Knitting is relaxing, and it has no age boundaries and no language barriers. Anybody can learn to do it.
Educators all across our district are employing creative strategies and thinking outside the box to stimulate and diversify our students’ educational experiences—and sometimes those innovative approaches are actually borrowed from our history books.
Colchester Middle School sixth-grade Harbor House mathematics teacher Amy Kreiger, who has been knitting for about ten years, has created and instituted a knitting club that has already been enthusiastically joined by more than twenty young men and women, and dozens more have expressed interest in participating. It is an excellent example of expanding our students’ learning opportunities and varying their activities in a way that not only introduces new interests but also utilizes a number of built-in benefits.
While CMS’s knitting club takes place during recess time one or two days per week, a number of schools around the country are implementing it into their curriculum. Why? Because it offers a unique and creative way of engaging students, and it also offers an array of cognitive, health, social, and neurological benefits, including but not limited to:
- developing fine-motor skills, focus, attention, and concentration
- increasing right and left brain interaction, engaging both sides of the brain simultaneously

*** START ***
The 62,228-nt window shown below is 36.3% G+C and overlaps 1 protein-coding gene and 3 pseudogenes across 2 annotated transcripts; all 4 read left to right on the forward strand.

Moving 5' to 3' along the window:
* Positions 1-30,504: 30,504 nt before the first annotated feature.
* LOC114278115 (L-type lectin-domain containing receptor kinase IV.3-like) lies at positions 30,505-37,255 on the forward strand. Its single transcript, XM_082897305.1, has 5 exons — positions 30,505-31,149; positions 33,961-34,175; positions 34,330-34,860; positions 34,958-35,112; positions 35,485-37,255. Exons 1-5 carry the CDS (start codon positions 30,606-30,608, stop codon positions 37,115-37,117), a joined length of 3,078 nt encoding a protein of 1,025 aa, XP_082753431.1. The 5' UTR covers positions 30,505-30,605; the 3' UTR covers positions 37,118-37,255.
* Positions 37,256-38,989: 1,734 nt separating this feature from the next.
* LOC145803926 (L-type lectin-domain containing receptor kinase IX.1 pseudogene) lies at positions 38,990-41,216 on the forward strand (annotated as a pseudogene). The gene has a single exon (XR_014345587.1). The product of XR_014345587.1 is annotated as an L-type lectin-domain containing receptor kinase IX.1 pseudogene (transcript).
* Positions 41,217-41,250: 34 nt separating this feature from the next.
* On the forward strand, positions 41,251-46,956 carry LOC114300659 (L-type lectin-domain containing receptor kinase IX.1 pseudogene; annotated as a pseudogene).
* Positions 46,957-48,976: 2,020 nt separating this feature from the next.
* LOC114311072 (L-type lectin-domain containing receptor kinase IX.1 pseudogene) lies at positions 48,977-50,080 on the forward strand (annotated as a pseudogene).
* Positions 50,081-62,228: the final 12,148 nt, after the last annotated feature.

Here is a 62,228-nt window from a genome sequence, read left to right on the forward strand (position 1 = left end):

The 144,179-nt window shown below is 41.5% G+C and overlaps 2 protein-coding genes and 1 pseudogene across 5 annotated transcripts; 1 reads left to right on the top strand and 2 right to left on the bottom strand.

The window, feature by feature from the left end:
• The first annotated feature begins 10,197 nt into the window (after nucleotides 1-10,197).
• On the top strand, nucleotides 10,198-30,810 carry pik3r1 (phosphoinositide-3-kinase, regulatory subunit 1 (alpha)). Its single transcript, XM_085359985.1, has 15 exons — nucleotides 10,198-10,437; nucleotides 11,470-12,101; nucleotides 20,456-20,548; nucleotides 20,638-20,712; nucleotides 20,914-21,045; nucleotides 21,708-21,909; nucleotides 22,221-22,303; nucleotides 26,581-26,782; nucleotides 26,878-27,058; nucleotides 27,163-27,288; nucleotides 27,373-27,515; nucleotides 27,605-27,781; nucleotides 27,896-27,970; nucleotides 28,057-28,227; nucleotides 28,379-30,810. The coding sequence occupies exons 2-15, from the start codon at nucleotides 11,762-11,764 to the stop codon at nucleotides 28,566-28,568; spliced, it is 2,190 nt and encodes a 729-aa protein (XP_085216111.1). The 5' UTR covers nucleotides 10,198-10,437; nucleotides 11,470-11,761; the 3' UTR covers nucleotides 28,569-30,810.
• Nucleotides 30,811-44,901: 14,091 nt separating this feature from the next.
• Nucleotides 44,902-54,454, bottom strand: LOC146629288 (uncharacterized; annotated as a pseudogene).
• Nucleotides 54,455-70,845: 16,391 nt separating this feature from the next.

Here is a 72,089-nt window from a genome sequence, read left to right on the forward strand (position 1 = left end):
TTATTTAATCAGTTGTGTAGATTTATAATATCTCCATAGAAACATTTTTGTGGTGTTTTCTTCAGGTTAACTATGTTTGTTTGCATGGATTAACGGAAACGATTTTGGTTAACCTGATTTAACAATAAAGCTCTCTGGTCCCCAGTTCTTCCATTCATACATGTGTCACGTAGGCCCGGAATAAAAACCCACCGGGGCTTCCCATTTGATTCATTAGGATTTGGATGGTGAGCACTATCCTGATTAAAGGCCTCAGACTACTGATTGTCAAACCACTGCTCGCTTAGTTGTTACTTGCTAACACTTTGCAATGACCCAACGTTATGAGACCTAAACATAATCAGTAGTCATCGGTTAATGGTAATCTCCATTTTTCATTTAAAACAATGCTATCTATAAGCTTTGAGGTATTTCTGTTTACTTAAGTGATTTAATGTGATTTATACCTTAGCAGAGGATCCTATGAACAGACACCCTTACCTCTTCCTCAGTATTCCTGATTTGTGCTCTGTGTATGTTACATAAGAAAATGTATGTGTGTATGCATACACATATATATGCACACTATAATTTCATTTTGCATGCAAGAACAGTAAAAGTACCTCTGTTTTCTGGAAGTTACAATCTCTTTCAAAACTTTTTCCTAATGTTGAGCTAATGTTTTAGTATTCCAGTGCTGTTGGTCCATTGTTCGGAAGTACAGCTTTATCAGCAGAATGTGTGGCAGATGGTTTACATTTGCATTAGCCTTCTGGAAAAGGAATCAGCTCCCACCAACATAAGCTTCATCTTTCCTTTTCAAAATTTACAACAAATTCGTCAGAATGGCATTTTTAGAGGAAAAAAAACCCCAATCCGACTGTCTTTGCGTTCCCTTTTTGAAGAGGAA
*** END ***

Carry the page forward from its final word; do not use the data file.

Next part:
- teaching students to observe and follow patterns and directions
- teaching logic, problem-solving skills, and patience
- encouraging soothing relaxation and stress reduction similar to that found through yoga, meditation, Tai Chi, and other relaxing practices
- decreasing heart rate, blood pressure, and muscle tension
- improving confidence, social interaction, communication skills, and behavior
- providing a creative outlet and a sense of satisfaction and achievement, and
- encouraging a greater understanding of the work involved in the process of creating something, adding value to the products as something to be valued and cared for.
Some of the students bring their own supplies to the knitting group, while other supplies are donated. (Interested in donating supplies? Please contact Colchester Middle School at 264-5800.) While the group—most of which consists of beginners—is currently focusing upon acquiring basic new skills and enjoying the camaraderie, future plans may include creating items like hats, mittens, and scarves to donate to area organizations, spreading warmth to those in need in our often snowy climate. And so, in addition to all of the other benefits already discussed, this endeavor to learn a relaxing, lifelong skill while also building human connections with others may also serve a very community-oriented, benevolent, and humanitarian purpose.
For more information, please e-mail Amy Kreiger.
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